Ronzio, Robert A. (2003) in “Craving” [1]: A food craving is an intense desire to consume a specific food, stronger than simply normal hunger

To An Addictive Eating Pattern

According to Marcia Levin Pelchat [2] “It may be the way in which foods are consumed (e.g. alternating access and restriction) rather than their sensory properties that leads to an addictive eating pattern.[2]

[1] Ronzio, Robert A. (2003). “Craving”. The Encyclopedia of Nutrition and Good Health (2nd ed.). Facts on File. p. 176. ISBN 0-8160-4966-1.

[2] Levin Pelchat, Marcia (March 2009). “Food Addiction in Humans”. The Journal of Nutrition 139 (3): 620–622.

 

Daniel C. Javitt, M.D., Ph.D. Professor of Psychiatry and Neuroscience: The special emphasis on the role of brain glutamate systems and N-methyl-D-aspartate (NMDA) –type glutamate receptors in health and disease[1]

Dr. Javitt’s research focuses on brain mechanisms of psychosis and other severe psychiatric disorders, with special emphasis on the role of brain glutamate systems and N-methyl-D-aspartate (NMDA) –type glutamate receptors in health and disease. Dr. Javitt was among the first to demonstrate a link between NMDA dysfunction and schizophrenia, and has been instrumental in developing glutamatergic theories of schizophrenia over the past 20 years. He was also among the first to test new classes of NMDA-based treatments for schizophrenia, including glycine, D-serine and glycine transport inhibitors, and has more recently initiated studies of NMDA receptor antagonists, such as ketamine and high-dose D-cycloserine in treatment of depression, and of brain stimulation methods, including transcranial direct current stimulation (tDCS) as an adjunct to cognitive remediation.
Dr. Javitt has published over 250 articles on topics relating to normal and abnormal brain function in serious psychiatric illness. He has received awards for his research from numerous organizations, including the American Psychiatric Association, American College of europsychopharmacology, Society for Biological Psychiatry, American College of Psychiatrists and the Child Welfare League of America. His work has also been featured in the PBS special “Prisoners of the Brain,” and Scientific American.

His research is supported by the National Institute for Mental Health, the National Institute on Drug Abuse, the Stanley Medical Research Institute, and other philanthropic organizations. He currently serves as associate editor of Schizophrenia Bulletin, and as an editorial board member for several prestigious journals including Schizophrenia Research and the American Journal of Psychiatry. He is a former chair of the NIMH NPAS study section. He is a Fellow of the American College of Neuropsychopharmacology, an advisory board member for the Brain and Behavior Research Foundation and a standing member of the Institute of Medicine Neuro Forum.[1]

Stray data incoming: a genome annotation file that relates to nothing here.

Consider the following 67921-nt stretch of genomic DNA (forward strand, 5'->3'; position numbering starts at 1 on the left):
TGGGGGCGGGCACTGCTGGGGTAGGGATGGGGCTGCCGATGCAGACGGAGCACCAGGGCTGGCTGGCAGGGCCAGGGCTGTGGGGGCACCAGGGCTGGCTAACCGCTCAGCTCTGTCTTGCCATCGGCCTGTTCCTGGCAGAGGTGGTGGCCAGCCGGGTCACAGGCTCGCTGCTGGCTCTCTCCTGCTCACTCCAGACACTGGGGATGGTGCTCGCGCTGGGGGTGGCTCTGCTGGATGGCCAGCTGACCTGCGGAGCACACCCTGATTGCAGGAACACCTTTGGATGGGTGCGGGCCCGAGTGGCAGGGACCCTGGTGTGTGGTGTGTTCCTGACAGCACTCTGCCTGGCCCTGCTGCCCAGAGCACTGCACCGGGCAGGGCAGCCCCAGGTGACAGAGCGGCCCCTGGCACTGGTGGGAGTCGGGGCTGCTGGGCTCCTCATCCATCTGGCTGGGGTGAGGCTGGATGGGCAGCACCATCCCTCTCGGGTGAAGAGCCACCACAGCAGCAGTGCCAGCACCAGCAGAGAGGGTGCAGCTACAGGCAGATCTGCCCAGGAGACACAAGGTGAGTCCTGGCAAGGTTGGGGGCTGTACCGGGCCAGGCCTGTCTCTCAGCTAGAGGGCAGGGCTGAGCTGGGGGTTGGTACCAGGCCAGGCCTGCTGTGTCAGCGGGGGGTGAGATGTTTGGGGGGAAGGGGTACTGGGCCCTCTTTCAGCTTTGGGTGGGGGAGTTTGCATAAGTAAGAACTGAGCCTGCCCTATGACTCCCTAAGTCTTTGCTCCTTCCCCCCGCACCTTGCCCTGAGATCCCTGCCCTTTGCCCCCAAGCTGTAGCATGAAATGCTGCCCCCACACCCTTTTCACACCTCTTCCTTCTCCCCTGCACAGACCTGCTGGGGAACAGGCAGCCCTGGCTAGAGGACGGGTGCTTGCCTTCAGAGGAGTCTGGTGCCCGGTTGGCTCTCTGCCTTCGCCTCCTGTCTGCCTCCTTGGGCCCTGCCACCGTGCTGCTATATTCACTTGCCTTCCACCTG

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Dr. Dan Javitt, M.D. PhD, is a leading researcher in the field of schizophrenia today. He is the head of the Program in Cognitive Neuroscience and Schizophrenia at Nathan Kline Institute for Psychiatric Research in New York. His current research interests include Schizophrenia, Cognitive dysfunction, Event-related potentials, Psychophysiology, PCP/NMDA receptors. As someone who is conducting clinical trials concerning the effectiveness of glycine or glycine-like substances as a possible supplementary treatment for schizophrenia, Dr. Javitt kindly agreed to share some words about his research and the future of glycine treatments in an interview with Schizophrenia.com.[2]

Dr. Dan Javitt: The focus on NMDA receptors was a fortuitous choice. In 1983, when I was a first year resident, the number one drug of abuse in the country was phencyclidine, also known as “angel dust” or PCP. People who took PCP were known to develop symptoms that closely resembled schizophrenia, but which (fortunately) resolved over time. (Most of the time PCP was not taken intentionally, but was used by drug dealers to boost the effects of other drugs such as marijuana). One of the main researchers at Albert Einstein, where I did my residency, Stephen Zukin, was working on trying to understand how PCP worked in the brain. He had discovered a receptor called the PCP receptor and was trying to figure out how it worked in the brain. At that time, NMDA receptors had not been discovered. Most people assumed that the effects of PCP had something to do with dopamine. I was fortunate that NMDA receptors were discovered while I was doing my research studies in Dr. Zukin’s laboratory. We were one of the first groups to demonstrate that PCP receptors were, in fact, simply one part of the larger NMDA receptor complex, and that PCP produces its behavioral effects by blocking NMDA receptors. Later we demonstrated that glycine reverses the behavioral effects of PCP in rodents, leading us to believe that it might be an effective treatment for schizophrenia. [2]